Australian co-operator visits UK housing co-operatives

Ian McLaren, General Manager of SouthEast Housing Co-operative The Co-operative College recently facilitated a fact-finding visit around UK housing co-operatives for Ian McLaren, General Manager of SouthEast Housing Co-operative in Victoria, Australia – including a visit to Rochdale Boroughwide Housing, the UK’s largest housing co-operative.

SouthEast Housing Co-operative provides housing to those on low incomes in the state of Victoria, managing 160 homes. Its members are the people who rent the accommodation, with the co-operative aiming to provide and increase secure, affordable and environmentally sustainable long-term community housing managed by and for low-income people, and deliver excellent services to improve the quality of housing of residents. Among those it provides housing for are people who have suffered from domestic violence and drug and alcohol issues, with those tenants who are working subsidising the housing of lower-income groups. The co-operative has existed for around thirty years, growing out of the amalgamation of five co-operatives that amalgamated. It is now the largest co-operative housing provider in the area, and meets regularly with seven or eight smaller housing co-operatives to share ideas and support. As McLaren explained, there is an “obligation to help others if you can do so and to grow the whole co-operative housing sector – not just my organisation but the whole sector”.

During his visit to the UK, McLaren visited a number of housing co-operatives, and bodies which work with housing co-operatives, in order to “look at potential initiatives that are working here that could be transferred to Australia”. His trip took him to London and the Midlands, and he also saw new homes being built by Rochdale Boroughwide Housing and heard about some of their strategies for engaging with different groups of members, such as young people. He also managed to fit in a visit to the Rochdale Pioneers Museum, and a trip to the College to receive an overview of its work.

McLaren said he was “blown away” by the scale of housing co-operatives in the UK, which he had assumed to be the same size as those in Australia, particularly Rochdale Boroughwide Housing, which encompasses tens of thousands of properties (the largest housing co-operative in Australia, by comparison has 4 or 5,000 properties).

He commented: “One other thing that struck me was the amount of development and involvement of the members, which is very different to what I’m used to, and employing members as well – Rochdale Boroughwide Housing has 50 paid employee members as well as a large number of tenant members, which is a different sort of strategy, and I can see the benefit.  The employees are the people that operationalise the day-to-day and future works of the organisation, and there are also advantages involved in the member engagement strategy. There is a real commitment in Rochdale in people and resources to maximise the involvement of tenants. I saw an organisation that is really striving hard to get member engagement and putting resources – people and money – into that operation ad growing the business.”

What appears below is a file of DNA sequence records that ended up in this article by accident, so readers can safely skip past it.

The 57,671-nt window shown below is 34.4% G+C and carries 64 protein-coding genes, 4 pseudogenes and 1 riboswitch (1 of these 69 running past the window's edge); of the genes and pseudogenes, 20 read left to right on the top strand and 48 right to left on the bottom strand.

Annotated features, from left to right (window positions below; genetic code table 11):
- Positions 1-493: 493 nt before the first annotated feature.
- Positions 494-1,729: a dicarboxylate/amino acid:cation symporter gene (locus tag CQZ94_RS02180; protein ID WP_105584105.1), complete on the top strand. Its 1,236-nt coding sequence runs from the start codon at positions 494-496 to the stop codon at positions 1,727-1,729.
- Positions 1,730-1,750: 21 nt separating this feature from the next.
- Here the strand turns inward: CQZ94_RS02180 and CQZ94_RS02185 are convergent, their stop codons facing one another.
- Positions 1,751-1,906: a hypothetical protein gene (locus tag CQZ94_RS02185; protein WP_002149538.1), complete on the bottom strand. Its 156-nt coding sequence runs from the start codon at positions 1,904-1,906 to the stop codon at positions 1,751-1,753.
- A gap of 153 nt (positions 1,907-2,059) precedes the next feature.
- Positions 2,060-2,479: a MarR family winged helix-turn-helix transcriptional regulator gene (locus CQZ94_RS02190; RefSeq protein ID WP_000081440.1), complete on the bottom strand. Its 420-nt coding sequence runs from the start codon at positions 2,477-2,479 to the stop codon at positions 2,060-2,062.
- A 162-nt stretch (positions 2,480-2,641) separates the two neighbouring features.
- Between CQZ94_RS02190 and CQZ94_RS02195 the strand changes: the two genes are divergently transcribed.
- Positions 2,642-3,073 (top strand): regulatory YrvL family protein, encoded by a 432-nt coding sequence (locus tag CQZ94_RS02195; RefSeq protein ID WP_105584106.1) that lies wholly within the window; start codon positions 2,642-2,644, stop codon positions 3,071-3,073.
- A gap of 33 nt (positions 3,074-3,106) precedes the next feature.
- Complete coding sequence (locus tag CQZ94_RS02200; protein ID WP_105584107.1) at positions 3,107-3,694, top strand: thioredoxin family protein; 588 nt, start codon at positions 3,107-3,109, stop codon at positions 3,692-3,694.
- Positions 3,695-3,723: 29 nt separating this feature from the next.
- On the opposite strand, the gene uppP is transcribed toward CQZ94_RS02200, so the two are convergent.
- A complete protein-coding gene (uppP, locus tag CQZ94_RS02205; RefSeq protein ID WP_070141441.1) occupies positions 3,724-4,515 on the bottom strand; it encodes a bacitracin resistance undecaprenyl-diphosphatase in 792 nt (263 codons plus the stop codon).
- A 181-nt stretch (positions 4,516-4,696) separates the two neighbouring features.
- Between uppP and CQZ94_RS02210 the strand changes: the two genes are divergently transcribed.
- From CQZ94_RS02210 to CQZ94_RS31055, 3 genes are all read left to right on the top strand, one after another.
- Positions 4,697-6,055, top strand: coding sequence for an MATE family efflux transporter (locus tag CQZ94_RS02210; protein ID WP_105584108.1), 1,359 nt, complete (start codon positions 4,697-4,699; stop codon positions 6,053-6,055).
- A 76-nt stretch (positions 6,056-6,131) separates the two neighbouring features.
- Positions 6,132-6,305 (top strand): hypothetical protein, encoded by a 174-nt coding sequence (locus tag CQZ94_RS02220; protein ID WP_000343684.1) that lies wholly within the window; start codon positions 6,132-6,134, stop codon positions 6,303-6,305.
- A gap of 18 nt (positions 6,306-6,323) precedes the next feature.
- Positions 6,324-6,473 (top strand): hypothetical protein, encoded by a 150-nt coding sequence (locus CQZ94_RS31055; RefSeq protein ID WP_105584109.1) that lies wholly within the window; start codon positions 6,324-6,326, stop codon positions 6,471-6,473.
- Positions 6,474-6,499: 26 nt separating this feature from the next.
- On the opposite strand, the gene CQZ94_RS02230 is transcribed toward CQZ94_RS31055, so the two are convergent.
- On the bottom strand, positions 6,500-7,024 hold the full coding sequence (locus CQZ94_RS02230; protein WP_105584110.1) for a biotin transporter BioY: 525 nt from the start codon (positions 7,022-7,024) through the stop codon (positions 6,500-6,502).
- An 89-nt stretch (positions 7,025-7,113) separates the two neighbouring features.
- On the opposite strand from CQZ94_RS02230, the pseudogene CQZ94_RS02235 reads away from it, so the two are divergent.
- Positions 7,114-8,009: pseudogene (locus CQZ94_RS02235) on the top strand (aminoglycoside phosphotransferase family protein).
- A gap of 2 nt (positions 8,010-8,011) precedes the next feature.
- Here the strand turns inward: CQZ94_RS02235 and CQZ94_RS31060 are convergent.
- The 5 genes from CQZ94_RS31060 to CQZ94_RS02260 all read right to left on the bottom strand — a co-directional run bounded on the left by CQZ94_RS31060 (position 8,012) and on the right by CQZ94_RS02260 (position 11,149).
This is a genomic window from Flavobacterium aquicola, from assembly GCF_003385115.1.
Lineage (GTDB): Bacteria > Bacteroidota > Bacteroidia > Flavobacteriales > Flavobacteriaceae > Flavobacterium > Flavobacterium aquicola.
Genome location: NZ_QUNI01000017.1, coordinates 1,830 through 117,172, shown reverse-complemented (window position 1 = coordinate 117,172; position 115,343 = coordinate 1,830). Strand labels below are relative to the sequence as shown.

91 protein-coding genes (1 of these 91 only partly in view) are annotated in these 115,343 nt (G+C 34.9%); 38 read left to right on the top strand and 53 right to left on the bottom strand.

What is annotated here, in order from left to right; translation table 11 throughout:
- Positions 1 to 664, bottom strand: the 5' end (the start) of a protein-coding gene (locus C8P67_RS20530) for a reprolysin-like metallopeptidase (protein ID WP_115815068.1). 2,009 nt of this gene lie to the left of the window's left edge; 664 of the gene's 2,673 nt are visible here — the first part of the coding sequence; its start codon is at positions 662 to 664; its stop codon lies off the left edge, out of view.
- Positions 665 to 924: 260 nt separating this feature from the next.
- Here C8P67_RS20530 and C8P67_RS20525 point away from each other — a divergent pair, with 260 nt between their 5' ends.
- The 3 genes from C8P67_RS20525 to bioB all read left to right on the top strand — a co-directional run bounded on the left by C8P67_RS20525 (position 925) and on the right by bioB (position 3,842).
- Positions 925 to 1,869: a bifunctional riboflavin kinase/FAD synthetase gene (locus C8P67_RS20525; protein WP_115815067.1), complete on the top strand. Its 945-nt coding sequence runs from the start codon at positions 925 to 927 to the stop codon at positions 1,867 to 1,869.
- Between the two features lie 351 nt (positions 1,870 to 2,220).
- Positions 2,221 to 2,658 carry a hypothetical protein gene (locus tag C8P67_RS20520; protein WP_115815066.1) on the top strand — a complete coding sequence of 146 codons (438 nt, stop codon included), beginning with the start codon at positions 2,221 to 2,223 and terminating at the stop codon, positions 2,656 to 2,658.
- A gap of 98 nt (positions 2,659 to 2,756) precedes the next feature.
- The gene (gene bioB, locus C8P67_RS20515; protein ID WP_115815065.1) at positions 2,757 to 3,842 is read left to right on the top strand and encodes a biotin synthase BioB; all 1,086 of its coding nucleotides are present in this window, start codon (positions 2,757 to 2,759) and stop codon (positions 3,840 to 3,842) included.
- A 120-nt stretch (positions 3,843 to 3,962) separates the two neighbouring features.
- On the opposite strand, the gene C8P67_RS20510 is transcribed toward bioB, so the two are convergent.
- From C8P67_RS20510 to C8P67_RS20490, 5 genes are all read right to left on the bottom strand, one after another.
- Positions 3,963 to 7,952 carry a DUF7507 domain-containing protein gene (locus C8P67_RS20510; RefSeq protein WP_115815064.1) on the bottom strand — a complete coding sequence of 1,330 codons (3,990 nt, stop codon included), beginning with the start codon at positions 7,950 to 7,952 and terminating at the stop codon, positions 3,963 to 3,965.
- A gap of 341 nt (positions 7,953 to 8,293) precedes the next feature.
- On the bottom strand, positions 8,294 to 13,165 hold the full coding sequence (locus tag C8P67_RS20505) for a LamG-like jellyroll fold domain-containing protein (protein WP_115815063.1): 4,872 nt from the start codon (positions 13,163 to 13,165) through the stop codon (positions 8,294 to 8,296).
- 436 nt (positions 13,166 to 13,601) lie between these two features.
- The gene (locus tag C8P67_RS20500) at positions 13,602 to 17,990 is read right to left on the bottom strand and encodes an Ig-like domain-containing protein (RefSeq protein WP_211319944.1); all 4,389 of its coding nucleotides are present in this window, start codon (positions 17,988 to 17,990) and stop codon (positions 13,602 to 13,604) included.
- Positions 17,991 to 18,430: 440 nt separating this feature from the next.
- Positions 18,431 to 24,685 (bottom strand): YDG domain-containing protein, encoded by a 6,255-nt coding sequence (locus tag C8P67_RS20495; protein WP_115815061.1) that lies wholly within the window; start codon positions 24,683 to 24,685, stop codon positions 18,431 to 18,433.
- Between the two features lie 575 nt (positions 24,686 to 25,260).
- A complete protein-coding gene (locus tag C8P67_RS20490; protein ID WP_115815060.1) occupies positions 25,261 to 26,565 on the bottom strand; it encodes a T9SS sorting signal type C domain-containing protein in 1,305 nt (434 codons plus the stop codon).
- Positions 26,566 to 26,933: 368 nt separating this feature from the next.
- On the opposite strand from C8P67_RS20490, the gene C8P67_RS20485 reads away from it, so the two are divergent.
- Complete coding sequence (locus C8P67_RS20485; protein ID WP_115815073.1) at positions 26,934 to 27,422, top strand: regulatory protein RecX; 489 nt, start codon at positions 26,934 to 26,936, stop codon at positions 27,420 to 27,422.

In an interview filmed by the College, McLaren explained that the government of Victoria is to transfer 12,000 properties, out of a total of about 7,000, into the community sector. MacLaren says he believes that the co-operative sector in particular is “better-placed and able to better manage community or social housing in the long-term than its current providers”, and provides a “better way of running the whole of not-for-profit housing”, whether it is called public, social or community housing. He added: ”We like to think that we’re capable of thinking outside the square and looking at other possibilities.”

McLaren also set out some of the problems facing the housing sector in Australia; in Victoria alone, it is estimated that the population will increase by 100,000 a year due to migration from other states, along with immigration and an accelerating birth rate. Other challenges include financial issues with public housing, the removal of government subsidies, and land prices, which have “gone through the roof in recent times”. He explained: “The housing crisis is not abating. The need for housing is increasing, there is a growing homelessness problem, like other countries there is an influx of refugees and asylum seeks, exacerbating the housing need, and housing affordability has never been lower. House prices in Australia are the highest in the world, commensurate with salaries and prices don’t seem to be abating – how much longer it is sustainable is questionable.”

He said that bodies such as his needed to find solutions, such as maximising existing land and holding discussions with councils about bringing back into use excess land which is not required. Other approaches might include joint ventures and partnerships with larger associations who can provide the development expertise and support necessary to keep the cost of housing down. He added that this needed to include a commitment to low-income housing targeting the needy, including some percentage dedicated to asylum seekers and refugees.

He said there was a “challenge for the future”, but also opportunities, and a “need to find ways to continue to grow the organisation” and grow the social housing portfolio.

To watch the full interview visit

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